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Las Vegas lucky 7: What troops, veterans and military families should know before they go

May 30, 2017 (Photo Credit: Ethan Miller/Getty Images)
When Military Times asked its readers for advice on what to do in Las Vegas, many of the responses echoed this message, from the sea-service side of the ledger:

“Nice try,” read the Facebook post. “NCIS not gonna get me that easily.”

Fair enough. Visitors looking to sin in Sin City likely won’t need to look far. But not everyone in town has debauchery on their to-do list, and some of the area’s long-term guests — the 14,000 service members stationed at nearby Air Force bases, for instance — may be in need of some military- and family-friendly fare.

Here’s a Las Vegas hit list based on feedback from readers, officials at Creech and Nellis Air Force bases, and others tied to the area’s tourism industry. Click here for more advice on Vegas and other travel tips to previous Military Cities:

1. Discount deluge. Las Vegas has nearly 150,000 hotel rooms, and a wide swath of them come with some type of military discount. Ditto for shows and restaurants. Finding a deal won't be difficult, but finding the best one may take some work. A bit of guidance:

  • Travel websites can help compare deals, but they often won't include information about discounted rates that can be found only at the hotel website. Once you've got your ideal destination in mind, go directly to that hotel (or hotel chain) site to do your research and, if the price is right, your booking. Larger operations like Caesars and MGM Resorts have pages dedicated to military-discount details, including proof-of-service specifics and eligibility rules.
  • Base information, tickets and travel, or ITT, offices may have deals that beat published prices. Check with your installation.
  • With so many tourists inbound (nearly 43 million last year), businesses offer an array of discount programs, some of which can't be combined with other deals. Don't leap on "10 percent off for service members" if you can get a lower rate via another program.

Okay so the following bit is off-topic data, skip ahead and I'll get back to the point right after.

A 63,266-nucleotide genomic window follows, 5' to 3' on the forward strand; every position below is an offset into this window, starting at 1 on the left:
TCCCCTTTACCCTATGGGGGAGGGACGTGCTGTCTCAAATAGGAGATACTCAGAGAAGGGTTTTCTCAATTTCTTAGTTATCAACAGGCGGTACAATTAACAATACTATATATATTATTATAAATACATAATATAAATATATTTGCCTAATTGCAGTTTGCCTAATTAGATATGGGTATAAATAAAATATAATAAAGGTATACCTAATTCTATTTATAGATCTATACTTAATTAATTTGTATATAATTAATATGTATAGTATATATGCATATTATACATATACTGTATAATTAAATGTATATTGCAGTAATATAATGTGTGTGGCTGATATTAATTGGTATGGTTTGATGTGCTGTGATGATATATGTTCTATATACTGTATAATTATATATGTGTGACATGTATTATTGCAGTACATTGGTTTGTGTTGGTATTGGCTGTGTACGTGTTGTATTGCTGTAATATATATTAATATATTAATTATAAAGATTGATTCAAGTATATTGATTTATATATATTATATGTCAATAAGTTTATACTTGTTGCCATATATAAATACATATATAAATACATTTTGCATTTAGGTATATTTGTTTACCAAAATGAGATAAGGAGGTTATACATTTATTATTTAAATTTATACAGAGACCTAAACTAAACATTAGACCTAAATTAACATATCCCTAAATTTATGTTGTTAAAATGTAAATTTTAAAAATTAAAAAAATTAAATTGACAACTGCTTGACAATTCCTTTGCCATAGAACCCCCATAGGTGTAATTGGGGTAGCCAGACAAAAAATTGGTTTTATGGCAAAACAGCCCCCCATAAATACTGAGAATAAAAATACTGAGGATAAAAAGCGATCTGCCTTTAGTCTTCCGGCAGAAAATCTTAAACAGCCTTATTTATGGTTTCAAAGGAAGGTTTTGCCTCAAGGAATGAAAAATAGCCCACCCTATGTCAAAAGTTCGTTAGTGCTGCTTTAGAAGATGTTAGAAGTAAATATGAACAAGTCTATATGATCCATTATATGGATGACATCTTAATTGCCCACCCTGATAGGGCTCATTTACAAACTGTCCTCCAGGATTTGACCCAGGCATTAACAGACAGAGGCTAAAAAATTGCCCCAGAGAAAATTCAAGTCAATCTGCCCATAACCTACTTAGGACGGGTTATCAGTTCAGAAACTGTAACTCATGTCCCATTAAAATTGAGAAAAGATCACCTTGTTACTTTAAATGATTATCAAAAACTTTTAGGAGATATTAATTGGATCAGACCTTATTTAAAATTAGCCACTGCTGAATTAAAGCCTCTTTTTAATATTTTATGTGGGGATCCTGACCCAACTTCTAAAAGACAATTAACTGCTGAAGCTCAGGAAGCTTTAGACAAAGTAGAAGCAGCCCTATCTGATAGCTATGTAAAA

2. Discount dynamics. Gamblers in Las Vegas often receive "comps," or complimentary lodging/food/etc., based on how long they're at the tables. Easily the most common piece of advice for obtaining comps is that the gambler can't be shy: If you don't ask, you can't receive.

The same goes for military discounts. While the advice in the first section applies to planning your trip, you may find other instances where a military ID will save you a few dollars while on the road, at places you might not expect. GameWorks, one of few places in Vegas where visitors know in advance that the machines won't pay off in cash, offers a half-off military discount on the first Thursday of every month. Station Casinos offer Military Monday promotions, where benefits can vary.

These aren't the types of deals that you'll plan a weeklong trip around, but they are examples of savings you may find as you explore the area. Like comps, you only know if you ask.

3. Airman's choice. Concerts, boxing matches and comedy clubs are among the top draws for service members locally stationed, officials at Nellis told Military Times. The multiple Cirque du Soleil shows and tours of the Grand Canyon also top the list.

The base's ITT office can provide discounts to other top events, including rides atop the Stratosphere tower, water parks, the Madame Tussauds wax museum (located on the Strip at the Venetian) and the family-friendly Circus Circus Adventuredome

4. Get out of town. Among the most popular questions asked by new arrivals at Nellis: "What is there to do besides gambling?" If you're not up for any of the entertainment venues sprinkled between the slot machines, hit the road.

Both the Grand Canyon and Hoover Dam took in about 7 million visitors in 2016, according to National Park Service figures. A less-crowded option: Red Rock Canyon National Conservation Area, located just west of the city, features hiking, rock climbing, mountain biking, camping and a 13-mile scenic drive (open during construction).

Admission details are here; for more on the America the Beautiful pass that includes free admission to this park and similar ones nationwide, go here.

5. Culture over casino. Shying away from the noise and the neon is one thing, but there are several pockets of art and history sprinkled among the drink specials and high-dollar blackjack:

  • Stop by the Bellagio Gallery of Fine Art to see an exhibit paying tribute to Muhammad Ali. Bring your military ID and receive $2 off the regular $18 admission.
  • Get a dose of radioactive history from the National Atomic Testing Museum. Active military members receive $4 off the regular $22 admission with ID.
  • Learn about your favorite wiseguys (and wisegals) at The Mob Museum. Military members with ID get $6 off the regular walk-up ticket price of $23.95.
6.  Don't bet on it. Boulder City, less than an hour's drive south of Nellis Air Force Base, is one of two jurisdictions in Nevada that doesn't allow gambling. On the way to Hoover Dam and just minutes from the Lake Mead National Recreation Area visitors center, it offers some traditional tourist fare (get your alien fix at The Flying Saucer, for instance) and its own  Hoover Dam Museum, with details from the perspective of the workers who built the engineering marvel.  

7. Don't bet on it, Part II.
 All new arrivals to Nellis and Creech receive guidance on gambling regulations applicable to service members. The ADAPT, or Alcohol and Drug Abuse Prevention and Treatment, Program at Nellis offers gambling-addiction services in addition to its drug and alcohol counseling for active-duty service members. More information is available at 702-653-3880. 

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